All too often a prospective client will come in for a consultation and when the conversation turns to marital assets and spousal income, they are unable to present an accurate financial picture of the marriage or account for all of the marital assets. By this stage, it may be extremely difficult to get an accurate accounting because their spouse has already started preparing for the divorce action.
Additionally, at some point in a divorce litigation, you and your spouse will each fill out your own separate Net Worth Statements that list your assets, your expenses, and your ongoing income. In many divorces, a party will attempt to reduce or hide their income and increase and overstate their expenses on the Net Worth Statement. If this is your first notion of the family finances, you may be unable to challenge their assertions. Even in a healthy relationship, neither spouse should be less than fully informed on, at least, the basic assets, income, and expenses of the marriage.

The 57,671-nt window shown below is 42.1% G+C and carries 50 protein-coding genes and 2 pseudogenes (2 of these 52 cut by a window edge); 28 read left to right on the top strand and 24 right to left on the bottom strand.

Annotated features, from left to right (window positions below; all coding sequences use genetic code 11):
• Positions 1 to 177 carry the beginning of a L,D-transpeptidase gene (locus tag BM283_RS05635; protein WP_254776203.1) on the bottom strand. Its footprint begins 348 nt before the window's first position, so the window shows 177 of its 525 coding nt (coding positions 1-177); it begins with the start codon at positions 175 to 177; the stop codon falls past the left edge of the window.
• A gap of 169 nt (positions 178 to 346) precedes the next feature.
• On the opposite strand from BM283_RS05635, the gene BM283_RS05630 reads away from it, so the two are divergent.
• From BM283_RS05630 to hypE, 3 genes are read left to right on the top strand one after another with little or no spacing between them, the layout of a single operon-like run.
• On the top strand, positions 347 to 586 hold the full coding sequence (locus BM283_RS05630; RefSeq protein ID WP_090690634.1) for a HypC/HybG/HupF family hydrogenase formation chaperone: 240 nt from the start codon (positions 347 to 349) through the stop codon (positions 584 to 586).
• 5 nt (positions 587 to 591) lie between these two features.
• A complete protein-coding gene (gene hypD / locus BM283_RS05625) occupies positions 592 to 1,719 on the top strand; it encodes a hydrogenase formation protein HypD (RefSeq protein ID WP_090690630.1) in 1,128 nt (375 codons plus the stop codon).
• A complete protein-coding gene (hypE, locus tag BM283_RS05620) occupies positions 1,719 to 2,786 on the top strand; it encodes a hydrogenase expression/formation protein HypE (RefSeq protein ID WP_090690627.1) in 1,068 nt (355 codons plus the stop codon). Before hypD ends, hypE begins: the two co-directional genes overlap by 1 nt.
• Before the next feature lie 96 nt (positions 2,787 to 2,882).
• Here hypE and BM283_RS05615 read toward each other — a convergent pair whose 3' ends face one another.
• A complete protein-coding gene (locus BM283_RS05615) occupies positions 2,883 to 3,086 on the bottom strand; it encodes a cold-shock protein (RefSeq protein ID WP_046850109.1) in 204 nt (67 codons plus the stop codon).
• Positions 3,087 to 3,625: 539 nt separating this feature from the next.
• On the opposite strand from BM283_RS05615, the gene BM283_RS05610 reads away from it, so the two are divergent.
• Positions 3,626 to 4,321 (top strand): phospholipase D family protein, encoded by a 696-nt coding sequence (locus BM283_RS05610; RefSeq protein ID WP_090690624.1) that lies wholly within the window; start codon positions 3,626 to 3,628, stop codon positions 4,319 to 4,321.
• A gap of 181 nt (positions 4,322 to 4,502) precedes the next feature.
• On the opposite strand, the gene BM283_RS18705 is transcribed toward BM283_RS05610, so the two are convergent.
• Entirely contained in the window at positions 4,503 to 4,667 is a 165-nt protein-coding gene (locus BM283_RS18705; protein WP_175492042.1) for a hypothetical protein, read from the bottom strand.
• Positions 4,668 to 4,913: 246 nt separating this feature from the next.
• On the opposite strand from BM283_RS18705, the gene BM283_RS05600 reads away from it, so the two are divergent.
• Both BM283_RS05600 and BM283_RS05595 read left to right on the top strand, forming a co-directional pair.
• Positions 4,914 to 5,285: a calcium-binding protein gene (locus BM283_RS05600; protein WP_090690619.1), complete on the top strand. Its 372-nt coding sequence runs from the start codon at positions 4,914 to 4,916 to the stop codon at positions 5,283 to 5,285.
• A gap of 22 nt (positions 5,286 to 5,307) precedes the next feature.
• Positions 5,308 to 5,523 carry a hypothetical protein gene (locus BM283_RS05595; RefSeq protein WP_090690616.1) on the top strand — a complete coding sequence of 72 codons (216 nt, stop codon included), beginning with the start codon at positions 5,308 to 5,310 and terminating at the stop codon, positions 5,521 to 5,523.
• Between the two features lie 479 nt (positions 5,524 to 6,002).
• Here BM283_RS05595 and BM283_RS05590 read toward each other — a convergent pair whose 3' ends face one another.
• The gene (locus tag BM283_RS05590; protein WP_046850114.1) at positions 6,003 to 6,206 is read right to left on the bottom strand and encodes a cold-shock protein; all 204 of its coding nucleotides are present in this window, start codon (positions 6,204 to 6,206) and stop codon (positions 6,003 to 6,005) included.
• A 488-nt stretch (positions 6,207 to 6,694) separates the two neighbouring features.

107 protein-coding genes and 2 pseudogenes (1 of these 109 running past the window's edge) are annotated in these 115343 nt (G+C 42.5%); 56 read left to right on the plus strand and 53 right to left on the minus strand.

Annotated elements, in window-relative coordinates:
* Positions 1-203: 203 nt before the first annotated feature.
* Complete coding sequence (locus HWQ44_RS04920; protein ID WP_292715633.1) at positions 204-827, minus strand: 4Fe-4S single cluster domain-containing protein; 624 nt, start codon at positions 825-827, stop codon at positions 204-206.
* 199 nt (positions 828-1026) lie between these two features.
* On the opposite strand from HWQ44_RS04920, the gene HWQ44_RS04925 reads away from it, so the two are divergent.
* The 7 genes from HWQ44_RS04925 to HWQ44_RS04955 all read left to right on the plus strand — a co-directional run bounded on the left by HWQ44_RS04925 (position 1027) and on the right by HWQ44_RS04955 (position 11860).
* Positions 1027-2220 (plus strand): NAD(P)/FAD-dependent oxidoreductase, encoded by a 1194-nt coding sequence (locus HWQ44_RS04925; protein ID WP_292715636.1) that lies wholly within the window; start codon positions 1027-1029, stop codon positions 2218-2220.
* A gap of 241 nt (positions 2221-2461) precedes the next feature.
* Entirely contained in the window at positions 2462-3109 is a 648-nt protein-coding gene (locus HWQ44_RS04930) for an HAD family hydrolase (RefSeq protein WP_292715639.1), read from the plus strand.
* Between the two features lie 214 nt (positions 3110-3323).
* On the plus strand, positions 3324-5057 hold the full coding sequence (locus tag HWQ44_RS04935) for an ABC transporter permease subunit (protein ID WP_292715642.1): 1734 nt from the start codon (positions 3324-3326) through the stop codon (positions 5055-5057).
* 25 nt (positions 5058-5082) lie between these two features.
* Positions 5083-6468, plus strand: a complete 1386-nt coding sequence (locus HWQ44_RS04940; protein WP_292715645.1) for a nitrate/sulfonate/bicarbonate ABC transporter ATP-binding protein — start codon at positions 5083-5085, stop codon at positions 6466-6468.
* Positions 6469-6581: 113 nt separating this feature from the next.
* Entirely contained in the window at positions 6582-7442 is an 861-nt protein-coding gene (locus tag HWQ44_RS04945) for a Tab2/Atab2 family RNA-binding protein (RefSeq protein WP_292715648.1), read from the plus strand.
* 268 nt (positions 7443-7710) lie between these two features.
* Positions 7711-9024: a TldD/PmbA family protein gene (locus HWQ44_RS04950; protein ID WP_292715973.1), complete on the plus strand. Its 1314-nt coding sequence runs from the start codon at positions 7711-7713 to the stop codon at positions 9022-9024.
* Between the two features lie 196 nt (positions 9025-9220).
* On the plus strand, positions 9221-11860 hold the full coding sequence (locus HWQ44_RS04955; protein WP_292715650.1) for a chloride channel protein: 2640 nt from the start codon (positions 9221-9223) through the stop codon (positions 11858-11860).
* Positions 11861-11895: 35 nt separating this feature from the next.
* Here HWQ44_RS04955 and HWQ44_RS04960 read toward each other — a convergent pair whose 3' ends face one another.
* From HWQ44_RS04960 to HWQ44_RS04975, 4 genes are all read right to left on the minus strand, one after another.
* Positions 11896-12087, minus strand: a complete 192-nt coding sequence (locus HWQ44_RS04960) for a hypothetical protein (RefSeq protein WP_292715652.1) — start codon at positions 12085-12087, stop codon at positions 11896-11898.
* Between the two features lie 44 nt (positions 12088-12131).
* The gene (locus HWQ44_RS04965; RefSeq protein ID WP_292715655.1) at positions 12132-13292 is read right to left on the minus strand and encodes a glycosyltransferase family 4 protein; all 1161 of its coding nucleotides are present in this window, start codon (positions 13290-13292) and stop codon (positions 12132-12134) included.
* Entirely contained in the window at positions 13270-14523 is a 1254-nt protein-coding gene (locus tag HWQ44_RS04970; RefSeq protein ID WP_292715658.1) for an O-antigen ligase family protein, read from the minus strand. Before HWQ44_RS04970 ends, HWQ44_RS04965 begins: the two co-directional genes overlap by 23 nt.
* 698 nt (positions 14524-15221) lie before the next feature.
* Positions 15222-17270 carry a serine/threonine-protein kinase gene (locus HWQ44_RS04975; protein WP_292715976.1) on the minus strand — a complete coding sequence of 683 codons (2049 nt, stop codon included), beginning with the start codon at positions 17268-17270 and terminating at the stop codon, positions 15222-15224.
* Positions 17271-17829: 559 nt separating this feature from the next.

So how and, more importantly, when should you start gathering financial information?
Gathering Financial Information and List of Assets
Well, the first step is to gather as much financial information as possible. Ideally this would occur prior to your having the initial conversation with your spouse about getting a divorce. However, if that time has passed, or if your spouse is the one who brought up the topic of divorce, you should start gathering that information as soon as possible.